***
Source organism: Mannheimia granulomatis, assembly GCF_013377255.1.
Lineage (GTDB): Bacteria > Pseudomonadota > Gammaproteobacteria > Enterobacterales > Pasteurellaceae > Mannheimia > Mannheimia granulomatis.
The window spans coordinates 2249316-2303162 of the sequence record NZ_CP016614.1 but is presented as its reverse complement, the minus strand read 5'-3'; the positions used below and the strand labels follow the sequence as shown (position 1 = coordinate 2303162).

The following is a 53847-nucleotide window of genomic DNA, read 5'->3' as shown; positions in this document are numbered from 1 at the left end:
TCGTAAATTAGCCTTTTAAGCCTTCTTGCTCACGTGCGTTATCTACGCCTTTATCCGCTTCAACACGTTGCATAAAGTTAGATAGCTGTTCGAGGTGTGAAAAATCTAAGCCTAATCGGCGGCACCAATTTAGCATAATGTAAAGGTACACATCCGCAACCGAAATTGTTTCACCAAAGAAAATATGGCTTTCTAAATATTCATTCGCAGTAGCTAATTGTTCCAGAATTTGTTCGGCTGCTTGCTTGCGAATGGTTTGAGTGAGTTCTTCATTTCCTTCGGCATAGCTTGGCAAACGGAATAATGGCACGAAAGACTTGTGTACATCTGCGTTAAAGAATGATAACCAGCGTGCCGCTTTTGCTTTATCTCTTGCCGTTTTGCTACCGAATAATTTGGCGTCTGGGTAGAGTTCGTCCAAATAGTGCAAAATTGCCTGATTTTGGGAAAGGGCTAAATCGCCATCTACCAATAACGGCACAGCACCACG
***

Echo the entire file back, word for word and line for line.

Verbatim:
Source organism: Mannheimia granulomatis, assembly GCF_013377255.1.
Lineage (GTDB): Bacteria > Pseudomonadota > Gammaproteobacteria > Enterobacterales > Pasteurellaceae > Mannheimia > Mannheimia granulomatis.
The window spans coordinates 2249316-2303162 of the sequence record NZ_CP016614.1 but is presented as its reverse complement, the minus strand read 5'-3'; the positions used below and the strand labels follow the sequence as shown (position 1 = coordinate 2303162).

The following is a 53847-nucleotide window of genomic DNA, read 5'->3' as shown; positions in this document are numbered from 1 at the left end:
TCGTAAATTAGCCTTTTAAGCCTTCTTGCTCACGTGCGTTATCTACGCCTTTATCCGCTTCAACACGTTGCATAAAGTTAGATAGCTGTTCGAGGTGTGAAAAATCTAAGCCTAATCGGCGGCACCAATTTAGCATAATGTAAAGGTACACATCCGCAACCGAAATTGTTTCACCAAAGAAAATATGGCTTTCTAAATATTCATTCGCAGTAGCTAATTGTTCCAGAATTTGTTCGGCTGCTTGCTTGCGAATGGTTTGAGTGAGTTCTTCATTTCCTTCGGCATAGCTTGGCAAACGGAATAATGGCACGAAAGACTTGTGTACATCTGCGTTAAAGAATGATAACCAGCGTGCCGCTTTTGCTTTATCTCTTGCCGTTTTGCTACCGAATAATTTGGCGTCTGGGTAGAGTTCGTCCAAATAGTGCAAAATTGCCTGATTTTGGGAAAGGGCTAAATCGCCATCTACCAATAACGGCACAGCACCACG